Rack, The Underbelly Of Every Great Ruby Web App

Rack is used for practically every framework that runs on Ruby yet many Rails developers don't really understand what it is or how it works. Understanding rack can make these frameworks feel less daunting. It's surprisingly easy to understand when you take a look at it.

Rack is just a stack of callable objects

Rack's interface and principals are actually very simple, it's just that we typically never need to think about them when working with Rails, Sinatra, Hanami or other frameworks built on top of Rack.

So what does Rack actually do?


It is an interface between your web server and your application code! Rack listens to the web server through a handler and then calls your application with one argument, the Rack Environment. To comply with the interface your application must return an array with 3 items, the status, headers, and the body. The status must be an integer which matches a valid HTTP status code. The headers should be a hash of header key value pairs. Finally the body must be an object that responds to each, typically an array of strings.

Hello, World?


Let's build our first Rack app. Rack has built in handlers for various web servers so we'll use one of those.

# hello_world.rb
require 'rack'

class HelloWorld
  def call(env)
    [200, {"Content-Type" => "text/plain"}, ["Hello, World!"]]
  end
end
Rack::Handler::WEBrick.run HelloWorld.new

Now start it up and visit localhost:8080

ruby hello_world.rb

Let's Rackilize Our Hello, World! App.


The application above is called through the ruby executable, however Rack provides an executable named rackup to start our rack applications for us. This executable expects a file at the root of your application called config.ru (r[ack]u[p]) which is used to configure the rack middleware stack.

require 'thin'

class HelloWorld
  def call(env)
    [200, {"Content-Type" => "text/plain"}, ["Hello, World!\n"]]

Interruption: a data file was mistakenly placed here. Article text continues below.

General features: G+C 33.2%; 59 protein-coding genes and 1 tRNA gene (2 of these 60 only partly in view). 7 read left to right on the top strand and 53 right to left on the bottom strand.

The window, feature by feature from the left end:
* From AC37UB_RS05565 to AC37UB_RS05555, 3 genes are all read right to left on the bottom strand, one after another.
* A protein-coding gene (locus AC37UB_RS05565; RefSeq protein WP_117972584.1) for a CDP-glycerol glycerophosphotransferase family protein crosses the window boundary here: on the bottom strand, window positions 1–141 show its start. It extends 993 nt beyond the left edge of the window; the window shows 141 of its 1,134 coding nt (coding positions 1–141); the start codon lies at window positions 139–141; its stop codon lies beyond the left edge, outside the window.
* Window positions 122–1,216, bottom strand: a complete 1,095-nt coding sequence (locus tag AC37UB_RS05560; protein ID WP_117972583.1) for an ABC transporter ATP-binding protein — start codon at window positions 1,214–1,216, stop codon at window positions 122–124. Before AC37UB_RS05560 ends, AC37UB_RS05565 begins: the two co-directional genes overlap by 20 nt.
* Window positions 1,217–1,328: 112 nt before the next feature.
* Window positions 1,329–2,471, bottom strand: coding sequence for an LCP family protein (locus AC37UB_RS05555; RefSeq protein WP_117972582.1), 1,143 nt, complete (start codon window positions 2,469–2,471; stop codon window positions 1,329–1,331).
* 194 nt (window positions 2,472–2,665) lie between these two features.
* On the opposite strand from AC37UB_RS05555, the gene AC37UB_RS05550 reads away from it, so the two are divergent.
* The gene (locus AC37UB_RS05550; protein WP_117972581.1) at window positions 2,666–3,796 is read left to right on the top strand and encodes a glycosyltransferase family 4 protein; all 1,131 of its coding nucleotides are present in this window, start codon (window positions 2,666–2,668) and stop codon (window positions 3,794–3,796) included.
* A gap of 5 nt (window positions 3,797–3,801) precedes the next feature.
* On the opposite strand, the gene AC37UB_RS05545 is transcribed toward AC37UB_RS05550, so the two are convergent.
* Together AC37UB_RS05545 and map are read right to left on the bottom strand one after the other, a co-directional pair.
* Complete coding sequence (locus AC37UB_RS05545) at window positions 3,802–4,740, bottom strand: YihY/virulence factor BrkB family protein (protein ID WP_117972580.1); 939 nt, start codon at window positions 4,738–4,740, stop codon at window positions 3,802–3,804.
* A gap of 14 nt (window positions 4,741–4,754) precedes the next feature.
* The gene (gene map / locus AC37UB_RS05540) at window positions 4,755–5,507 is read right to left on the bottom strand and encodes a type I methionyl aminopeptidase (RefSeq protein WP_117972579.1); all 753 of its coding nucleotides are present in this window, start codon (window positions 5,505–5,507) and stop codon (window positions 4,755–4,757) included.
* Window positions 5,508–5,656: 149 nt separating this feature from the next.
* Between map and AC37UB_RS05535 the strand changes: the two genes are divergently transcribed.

end
end

class GoodbyeWorld
  def initialize(app)
    @app = app
  end

  def call(env)
    status, headers, body = @app.call(env)
    body << "Goodbye, World!\n"
    [status, headers, body]
  end
end

use GoodbyeWorld
run HelloWorld.new

Now we've converted our Rack script to a Rack App configuration. We've also made a couple of changes. We've required thin web server which will automatically switch the handler out. We've also added our first middleware to the stack, GoodbyeWorld. And finally we can use the rack DSL methods, use and run.

So what does this middleware do? In this case we're running the app first and then we're adding our "Goodbye, World!" to the response body.

Goodbye, World!


We can do other, not-so-contrived, things with middleware too. Let's add a simple profiler.

require 'thin'

class HelloWorld
  def call(env)
    [200, {"Content-Type" => "text/plain"}, ["Hello, World!\n"]]
  end
end
class GoodbyeWorld
  def initialize(app)
    @app = app
  end

  def call(env)
    status, headers, body = @app.call(env)
    body << "Goodbye, World!\n"
    [status, headers, body]
  end
end

class Benchmarker
  def initialize(app)
    @app = app
  end

  def call(env)
    start_time = current_time
    status, headers, body = @app.call(env)
    end_time = current_time
    body << "Took #{end_time - start_time} seconds to complete"
    [status, headers, body]
  end

  def current_time
    Time.now.to_f * 1000
  end
end

use Benchmarker
use GoodbyeWorld
run HelloWorld.new

Modifying the Environment


So far we've only shown how to wrap the application, let's change that so we're just modifying environment instead. It's pretty simple, rather than calling the app and modifying the response, we modify the env and then call the app.

require 'thin'

class HelloWorld
  def call(env)
    if env['flip'] == 'heads'
      [200, {"Content-Type" => "text/plain"}, ["Hello, World!\n"]]
    else
      [401, {"Content-Type" => "text/plain"}, ["Naughty naughty\n"]]
    end
  end
end

class CoinFlip
  def initialize(app)
    @app = app
  end

  def call(env)
    env['flip'] = %w[heads tails].sample
    @app.call(env)
  end
end

use CoinFlip
run HelloWorld.new

Halting execution


If any of the middlewares return a response the rest of the stack will not be processed. This is used by some rack middlewares like rack-attack which prevent attackers from making malicious requests to our app. 

Let's modify the logic make our requests win randomly.

require 'thin'

class HelloWorld
  def call(env)
    [200, {"Content-Type" => "text/plain"}, ["Hello, World!\n"]]
  end
end

class CoinFlip
  def initialize(app)
    @app = app
  end

  def call(env)
    if %w[heads tails].sample == 'heads'
      @app.call(env)
    else
      [200, {"Content-Type" => "text/plain"}, ["Winner winner chicken dinner!\n"]]
    end
  end
end

class GoodbyeWorld
  def initialize(app)
    @app = app
  end

  def call(env)
    status, headers, body = @app.call(env)
    body << "Goodbye, World!\n"
    [status, headers, body]
  end
end

use CoinFlip
use GoodbyeWorld
run HelloWorld.new
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Joe Woodward
I'm Joe Woodward, a Ruby on Rails fanatic working with OOZOU in Bangkok, Thailand. I love Web Development, Software Design, Hardware Hacking.
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